Jurisdiction of Consumer Protection Laws 

India’s consumer protection laws are made to encompass a broad range of products and services, from tangible goods to intangible services like healthcare and education. Regardless of whether the transactions take place in the public or private sector, these laws apply to any transaction where goods or services are exchanged for payment. 

Importantly, consumer forums have been set up at various levels to give customers a reachable forum for complaints. Claims up to ₹1 crore are handled by district consumer forums, claims between ₹1 crore and ₹10 crore are handled by state consumer commissions, and claims over ₹10 crore are handled by the National Consumer Disputes Redressal Commission (NCDRC). 

Territorial Jurisdiction: It is possible to file a complaint where:

The opposite party ordinarily resides, carries on business, maintains a branch office, or works for personal gain; the complainant resides or works for personal gain; the cause of action, in whole or in part, arises; or any of the opposite parties normally resides, carries on business, maintains a branch office, or works for personal gain, but only with the Commission’s approval.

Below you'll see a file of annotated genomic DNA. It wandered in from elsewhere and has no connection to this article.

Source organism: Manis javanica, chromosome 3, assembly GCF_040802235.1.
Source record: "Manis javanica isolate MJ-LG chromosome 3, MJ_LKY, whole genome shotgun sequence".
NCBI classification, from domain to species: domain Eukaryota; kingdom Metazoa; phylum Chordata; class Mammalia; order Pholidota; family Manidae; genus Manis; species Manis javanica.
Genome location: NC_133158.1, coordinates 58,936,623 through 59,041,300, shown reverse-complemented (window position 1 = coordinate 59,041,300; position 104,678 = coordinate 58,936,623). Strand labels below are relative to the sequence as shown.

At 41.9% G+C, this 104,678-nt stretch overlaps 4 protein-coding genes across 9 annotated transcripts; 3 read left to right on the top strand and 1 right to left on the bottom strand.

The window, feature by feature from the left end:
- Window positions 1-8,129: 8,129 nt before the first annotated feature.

When can a person file a consumer complaint? 

Under consumer protection laws, customers may file complaints in a number of situations, such as: 

 Deficiency in Service or Defective Goods: When customers encounter a deficiency in services or receive defective goods, they are entitled to lodge complaints. This could involve problems like subpar construction, disregard for quality requirements, or deceptive marketing. 

 Unfair or Restrictive Trade Practices: Consumers who are duped or manipulated by unfair or restrictive trade practices may file complaints against them. This includes deceptive packaging, false advertising, and other tactics used to obtain an unfair advantage. 

 Digital Transactions: To address the issues raised by online shopping, the Consumer Protection Act of 2019 specifically addresses e-commerce transactions. Customers have the option to report issues about deceptive online ads, other digital transactions, and online purchases.